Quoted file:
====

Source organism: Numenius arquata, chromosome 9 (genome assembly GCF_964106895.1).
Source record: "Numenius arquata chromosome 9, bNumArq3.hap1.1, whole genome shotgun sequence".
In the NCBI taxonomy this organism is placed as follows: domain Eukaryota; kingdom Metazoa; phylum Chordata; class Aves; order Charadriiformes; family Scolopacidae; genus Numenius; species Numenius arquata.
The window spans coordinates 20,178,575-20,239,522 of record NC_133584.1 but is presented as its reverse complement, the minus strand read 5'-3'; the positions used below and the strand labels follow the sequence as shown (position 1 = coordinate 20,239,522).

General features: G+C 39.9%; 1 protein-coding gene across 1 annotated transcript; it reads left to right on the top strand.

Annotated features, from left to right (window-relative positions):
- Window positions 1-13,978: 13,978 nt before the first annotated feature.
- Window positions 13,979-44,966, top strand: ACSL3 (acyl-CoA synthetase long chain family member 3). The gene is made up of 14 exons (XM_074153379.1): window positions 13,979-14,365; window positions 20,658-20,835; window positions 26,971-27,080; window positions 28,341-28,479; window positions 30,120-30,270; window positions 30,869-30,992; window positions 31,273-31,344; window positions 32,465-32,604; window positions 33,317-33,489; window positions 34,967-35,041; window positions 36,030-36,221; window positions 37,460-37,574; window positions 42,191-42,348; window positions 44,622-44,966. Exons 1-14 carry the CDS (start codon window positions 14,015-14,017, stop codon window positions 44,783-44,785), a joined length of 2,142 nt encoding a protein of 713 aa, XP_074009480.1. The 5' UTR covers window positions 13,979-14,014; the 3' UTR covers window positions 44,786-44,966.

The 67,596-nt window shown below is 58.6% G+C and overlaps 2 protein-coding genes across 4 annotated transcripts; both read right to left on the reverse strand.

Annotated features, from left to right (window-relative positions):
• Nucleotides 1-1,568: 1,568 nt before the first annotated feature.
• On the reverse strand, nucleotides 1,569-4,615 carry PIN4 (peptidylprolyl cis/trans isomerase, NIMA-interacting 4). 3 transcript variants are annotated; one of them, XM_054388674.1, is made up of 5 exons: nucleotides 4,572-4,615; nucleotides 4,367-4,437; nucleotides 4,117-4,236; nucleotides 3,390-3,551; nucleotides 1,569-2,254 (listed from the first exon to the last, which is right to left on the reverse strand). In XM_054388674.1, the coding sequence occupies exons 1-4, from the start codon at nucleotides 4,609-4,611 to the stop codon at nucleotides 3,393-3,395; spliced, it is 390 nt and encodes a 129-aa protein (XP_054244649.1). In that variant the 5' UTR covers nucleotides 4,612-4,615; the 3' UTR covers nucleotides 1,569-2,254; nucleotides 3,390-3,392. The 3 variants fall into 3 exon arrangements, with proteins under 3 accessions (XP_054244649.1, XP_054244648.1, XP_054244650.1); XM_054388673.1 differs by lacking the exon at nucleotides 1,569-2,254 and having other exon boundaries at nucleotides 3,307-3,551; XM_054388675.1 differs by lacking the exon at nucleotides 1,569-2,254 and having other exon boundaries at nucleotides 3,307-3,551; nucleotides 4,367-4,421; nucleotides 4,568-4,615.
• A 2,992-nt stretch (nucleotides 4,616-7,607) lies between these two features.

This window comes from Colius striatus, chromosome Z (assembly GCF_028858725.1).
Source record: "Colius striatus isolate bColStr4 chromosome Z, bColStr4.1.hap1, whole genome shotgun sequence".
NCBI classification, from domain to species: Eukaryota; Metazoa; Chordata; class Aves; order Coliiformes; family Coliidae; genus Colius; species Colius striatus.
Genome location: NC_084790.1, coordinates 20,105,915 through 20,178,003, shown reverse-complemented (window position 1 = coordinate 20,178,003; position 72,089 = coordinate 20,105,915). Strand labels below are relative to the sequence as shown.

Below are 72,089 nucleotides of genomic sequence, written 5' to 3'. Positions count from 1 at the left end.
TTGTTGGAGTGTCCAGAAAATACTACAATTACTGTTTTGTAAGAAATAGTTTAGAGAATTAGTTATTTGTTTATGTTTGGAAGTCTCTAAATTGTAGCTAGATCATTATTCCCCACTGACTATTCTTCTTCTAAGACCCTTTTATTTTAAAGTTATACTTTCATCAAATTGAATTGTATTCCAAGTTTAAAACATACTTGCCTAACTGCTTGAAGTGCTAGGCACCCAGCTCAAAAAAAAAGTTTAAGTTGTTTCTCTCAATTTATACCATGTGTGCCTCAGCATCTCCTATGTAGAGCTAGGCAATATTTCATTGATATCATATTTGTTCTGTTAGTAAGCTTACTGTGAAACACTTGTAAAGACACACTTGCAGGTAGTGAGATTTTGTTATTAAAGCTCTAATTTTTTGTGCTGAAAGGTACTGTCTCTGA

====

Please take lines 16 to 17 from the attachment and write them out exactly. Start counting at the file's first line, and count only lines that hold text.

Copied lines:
NCBI classification, from domain to species: Eukaryota; Metazoa; Chordata; class Aves; order Coliiformes; family Coliidae; genus Colius; species Colius striatus.
Genome location: NC_084790.1, coordinates 20,105,915 through 20,178,003, shown reverse-complemented (window position 1 = coordinate 20,178,003; position 72,089 = coordinate 20,105,915). Strand labels below are relative to the sequence as shown.